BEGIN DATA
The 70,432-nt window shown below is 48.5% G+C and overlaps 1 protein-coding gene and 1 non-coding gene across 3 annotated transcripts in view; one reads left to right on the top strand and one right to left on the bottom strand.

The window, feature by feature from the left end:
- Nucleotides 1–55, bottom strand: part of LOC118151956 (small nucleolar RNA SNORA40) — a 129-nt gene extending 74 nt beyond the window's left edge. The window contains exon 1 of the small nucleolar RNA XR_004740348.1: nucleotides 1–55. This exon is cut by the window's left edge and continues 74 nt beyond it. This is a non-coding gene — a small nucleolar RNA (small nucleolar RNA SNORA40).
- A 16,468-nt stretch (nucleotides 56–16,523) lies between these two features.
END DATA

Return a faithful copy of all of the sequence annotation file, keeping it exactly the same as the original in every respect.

The 70,432-nt window shown below is 48.5% G+C and overlaps 1 protein-coding gene and 1 non-coding gene across 3 annotated transcripts in view; one reads left to right on the top strand and one right to left on the bottom strand.

The window, feature by feature from the left end:
- Nucleotides 1–55, bottom strand: part of LOC118151956 (small nucleolar RNA SNORA40) — a 129-nt gene extending 74 nt beyond the window's left edge. The window contains exon 1 of the small nucleolar RNA XR_004740348.1: nucleotides 1–55. This exon is cut by the window's left edge and continues 74 nt beyond it. This is a non-coding gene — a small nucleolar RNA (small nucleolar RNA SNORA40).
- A 16,468-nt stretch (nucleotides 56–16,523) lies between these two features.